Sometime in the eighties I noticed a shift in the focus of television sitcoms–the humorous situation was gradually being replaced by humorous banter. Witty retorts were more important than amusing events. In fact, often the events would be minimal. The entire plot may have been based solely on the character’s illusions, often nothing happened but clever conversations. Sometime the events in comedies actually struck a painful nerve. But, the audiences continued to laugh as the actors cut each other down a notch with witty retorts.
This is not the first time that ‘witty’ words have been prized over plot. Oscar Wilde, a 19th century Irish writer and poet wrote many poems, essays, short stories and plays. However, other than the fame achieved through his one novel The Picture of Dorian Gray, and his hit play, The Importance of Being Ernest, Wilde is mainly known for his epigrams, wry observations about life. An example of his wit is found in an article in the New York Tribune.
And, after all, what is a fashion? From the artistic point of view, it is usually a form of ugliness so intolerable that we have to alter it every six months.
Epigrams are short, clever statements (or poems) that have been recorded ever since Ancient Greece. Each culture has its own kind of humor but there are some basic devices:
Paradox–like Wilde’s quip about fashion it states an apparent contradiction or incongruity that on second glance may actually be true. Wilde is also quoted as saying the following concerning one of his critics in The New-York Herald:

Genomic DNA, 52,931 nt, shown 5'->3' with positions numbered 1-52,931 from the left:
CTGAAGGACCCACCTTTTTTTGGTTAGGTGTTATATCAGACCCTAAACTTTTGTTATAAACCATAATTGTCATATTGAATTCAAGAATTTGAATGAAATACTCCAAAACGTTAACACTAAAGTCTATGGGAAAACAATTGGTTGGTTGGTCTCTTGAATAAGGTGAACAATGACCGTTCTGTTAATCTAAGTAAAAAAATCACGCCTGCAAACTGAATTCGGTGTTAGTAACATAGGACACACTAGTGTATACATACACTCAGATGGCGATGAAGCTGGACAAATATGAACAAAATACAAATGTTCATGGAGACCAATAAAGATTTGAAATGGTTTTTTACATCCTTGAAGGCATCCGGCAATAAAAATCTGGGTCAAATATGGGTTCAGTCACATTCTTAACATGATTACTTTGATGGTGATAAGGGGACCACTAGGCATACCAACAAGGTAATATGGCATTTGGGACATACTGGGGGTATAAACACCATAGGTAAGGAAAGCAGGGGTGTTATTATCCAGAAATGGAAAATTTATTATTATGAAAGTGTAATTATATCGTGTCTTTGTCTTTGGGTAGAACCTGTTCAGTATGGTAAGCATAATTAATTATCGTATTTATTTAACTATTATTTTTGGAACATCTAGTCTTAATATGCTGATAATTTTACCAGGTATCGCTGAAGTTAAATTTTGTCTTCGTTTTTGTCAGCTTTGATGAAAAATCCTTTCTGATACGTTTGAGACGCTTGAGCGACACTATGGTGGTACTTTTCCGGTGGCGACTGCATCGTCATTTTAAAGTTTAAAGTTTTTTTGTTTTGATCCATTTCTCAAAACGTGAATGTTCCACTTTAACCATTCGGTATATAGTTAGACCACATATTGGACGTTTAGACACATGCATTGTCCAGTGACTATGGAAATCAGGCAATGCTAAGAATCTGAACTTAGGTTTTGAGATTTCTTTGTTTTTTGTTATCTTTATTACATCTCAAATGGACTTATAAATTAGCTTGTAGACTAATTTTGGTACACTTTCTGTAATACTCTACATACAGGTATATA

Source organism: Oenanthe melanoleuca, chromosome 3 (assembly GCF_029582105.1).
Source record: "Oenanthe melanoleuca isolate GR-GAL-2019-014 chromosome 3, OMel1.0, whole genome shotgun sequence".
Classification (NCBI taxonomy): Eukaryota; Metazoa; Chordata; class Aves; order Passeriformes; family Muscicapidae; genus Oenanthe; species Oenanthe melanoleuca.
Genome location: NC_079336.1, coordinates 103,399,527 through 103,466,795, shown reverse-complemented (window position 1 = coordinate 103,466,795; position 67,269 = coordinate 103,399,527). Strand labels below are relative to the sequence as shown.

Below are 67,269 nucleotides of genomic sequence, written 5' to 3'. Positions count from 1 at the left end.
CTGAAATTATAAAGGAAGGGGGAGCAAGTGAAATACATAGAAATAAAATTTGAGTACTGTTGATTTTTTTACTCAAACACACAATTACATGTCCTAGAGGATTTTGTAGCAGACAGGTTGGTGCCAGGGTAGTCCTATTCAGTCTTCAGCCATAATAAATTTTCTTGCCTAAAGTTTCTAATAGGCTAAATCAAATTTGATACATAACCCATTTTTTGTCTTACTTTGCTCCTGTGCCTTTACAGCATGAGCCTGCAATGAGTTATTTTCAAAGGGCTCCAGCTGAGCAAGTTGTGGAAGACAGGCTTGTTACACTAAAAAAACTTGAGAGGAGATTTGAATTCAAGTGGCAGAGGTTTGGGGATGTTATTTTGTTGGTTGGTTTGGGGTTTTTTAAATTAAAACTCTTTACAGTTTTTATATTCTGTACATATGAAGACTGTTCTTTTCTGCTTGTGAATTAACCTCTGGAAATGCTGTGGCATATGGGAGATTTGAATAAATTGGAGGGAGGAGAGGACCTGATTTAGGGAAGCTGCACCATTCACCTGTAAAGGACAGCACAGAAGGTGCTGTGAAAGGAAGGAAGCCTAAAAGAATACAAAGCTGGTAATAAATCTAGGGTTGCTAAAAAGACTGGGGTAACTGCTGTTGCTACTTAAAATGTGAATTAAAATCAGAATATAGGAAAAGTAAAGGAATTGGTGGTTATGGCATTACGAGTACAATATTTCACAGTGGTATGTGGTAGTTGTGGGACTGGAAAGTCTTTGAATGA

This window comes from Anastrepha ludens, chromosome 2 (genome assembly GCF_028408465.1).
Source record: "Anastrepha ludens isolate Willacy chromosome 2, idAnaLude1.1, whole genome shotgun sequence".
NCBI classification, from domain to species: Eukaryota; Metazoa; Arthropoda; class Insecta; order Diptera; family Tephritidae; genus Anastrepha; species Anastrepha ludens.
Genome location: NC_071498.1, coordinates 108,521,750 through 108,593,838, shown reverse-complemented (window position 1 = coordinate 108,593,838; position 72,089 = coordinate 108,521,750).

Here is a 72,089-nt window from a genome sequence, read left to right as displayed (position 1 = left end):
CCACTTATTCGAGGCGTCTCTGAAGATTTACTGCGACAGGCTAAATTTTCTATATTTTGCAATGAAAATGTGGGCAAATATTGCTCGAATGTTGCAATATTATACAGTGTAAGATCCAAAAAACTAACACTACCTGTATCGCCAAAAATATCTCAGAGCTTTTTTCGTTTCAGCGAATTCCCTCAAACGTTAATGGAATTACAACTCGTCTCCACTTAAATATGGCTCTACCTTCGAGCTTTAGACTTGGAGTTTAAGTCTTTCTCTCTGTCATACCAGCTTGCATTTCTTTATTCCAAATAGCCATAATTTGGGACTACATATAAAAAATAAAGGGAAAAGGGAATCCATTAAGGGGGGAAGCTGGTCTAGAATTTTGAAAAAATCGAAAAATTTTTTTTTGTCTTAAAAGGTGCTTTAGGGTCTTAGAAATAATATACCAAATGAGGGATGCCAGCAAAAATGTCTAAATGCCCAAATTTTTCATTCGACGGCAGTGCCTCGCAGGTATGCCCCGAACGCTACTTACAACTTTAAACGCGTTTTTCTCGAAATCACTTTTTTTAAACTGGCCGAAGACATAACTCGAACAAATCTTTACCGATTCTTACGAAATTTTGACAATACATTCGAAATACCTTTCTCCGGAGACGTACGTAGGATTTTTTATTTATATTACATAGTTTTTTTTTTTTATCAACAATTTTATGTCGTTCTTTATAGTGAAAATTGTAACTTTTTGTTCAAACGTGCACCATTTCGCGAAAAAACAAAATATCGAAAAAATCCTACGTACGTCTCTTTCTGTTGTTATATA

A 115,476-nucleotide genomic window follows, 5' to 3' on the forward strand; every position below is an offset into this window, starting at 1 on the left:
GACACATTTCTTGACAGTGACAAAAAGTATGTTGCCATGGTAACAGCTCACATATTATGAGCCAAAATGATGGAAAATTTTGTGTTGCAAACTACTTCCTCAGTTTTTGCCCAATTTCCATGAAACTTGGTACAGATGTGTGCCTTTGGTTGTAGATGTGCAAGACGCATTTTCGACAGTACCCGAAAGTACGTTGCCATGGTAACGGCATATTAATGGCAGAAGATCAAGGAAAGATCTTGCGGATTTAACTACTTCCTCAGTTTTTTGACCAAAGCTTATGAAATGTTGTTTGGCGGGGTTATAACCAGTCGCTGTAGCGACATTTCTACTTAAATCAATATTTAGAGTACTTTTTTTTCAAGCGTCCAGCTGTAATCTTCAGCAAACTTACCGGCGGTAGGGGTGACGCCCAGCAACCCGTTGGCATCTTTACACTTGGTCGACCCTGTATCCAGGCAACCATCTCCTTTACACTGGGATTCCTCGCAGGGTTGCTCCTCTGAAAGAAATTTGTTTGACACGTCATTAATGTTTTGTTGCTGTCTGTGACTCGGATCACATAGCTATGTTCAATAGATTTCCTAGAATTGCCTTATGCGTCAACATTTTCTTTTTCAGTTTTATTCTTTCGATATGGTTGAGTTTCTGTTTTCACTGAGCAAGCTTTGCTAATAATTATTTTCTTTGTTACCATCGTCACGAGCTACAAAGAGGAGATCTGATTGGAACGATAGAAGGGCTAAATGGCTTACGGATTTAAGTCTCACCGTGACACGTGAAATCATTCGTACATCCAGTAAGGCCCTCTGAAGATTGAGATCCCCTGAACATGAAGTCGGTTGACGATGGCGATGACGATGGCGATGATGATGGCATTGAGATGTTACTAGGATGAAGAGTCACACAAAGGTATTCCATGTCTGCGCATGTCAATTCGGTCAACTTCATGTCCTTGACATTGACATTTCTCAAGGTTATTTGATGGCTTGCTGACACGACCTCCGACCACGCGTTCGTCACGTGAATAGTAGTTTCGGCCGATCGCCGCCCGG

If it took Labouchere three columns to prove that I was forgotten, then there is no difference between fame and obscurity.
Litote –a rhetoric device that uses a negative to discretely mention something that is not particularly pleasant without being too critical. As Oscar Wilde would write in “The Birthday of the Infanta”
He is really not so ugly after all, provided, of course, that one shuts one’s eyes, and does not look at him.
Euphemism–a softened ways of describing what we fear, such as death, or discuss inappropriate matters to like sex and violence. Similar to litote, a euphemism underplays the impact and the words true meaning. Oscar Wilde created his own in The Nihilist:
Experience, the name men give to their mistakes
Satire–is type of parody which ridicules the follies of society by seeming to imitate real events, but not quite. Satire can also be leveled against work of art and fiction and especially other writers. Familiarity with Shakespeare’s monologue from As You Like It makes the satirical restatement by Oscar Wilde more cutting:
The world is a stage, but the play is badly cast
In each case there is an irony, a play on words where ordinary wisdom is twisted into a new meaning in a way that seems humorous–at least on the surface. But the underlying meaning may end up being as bitter as Oscar Wilde’s own end.
Photo by Napoleon Sarony [Public domain]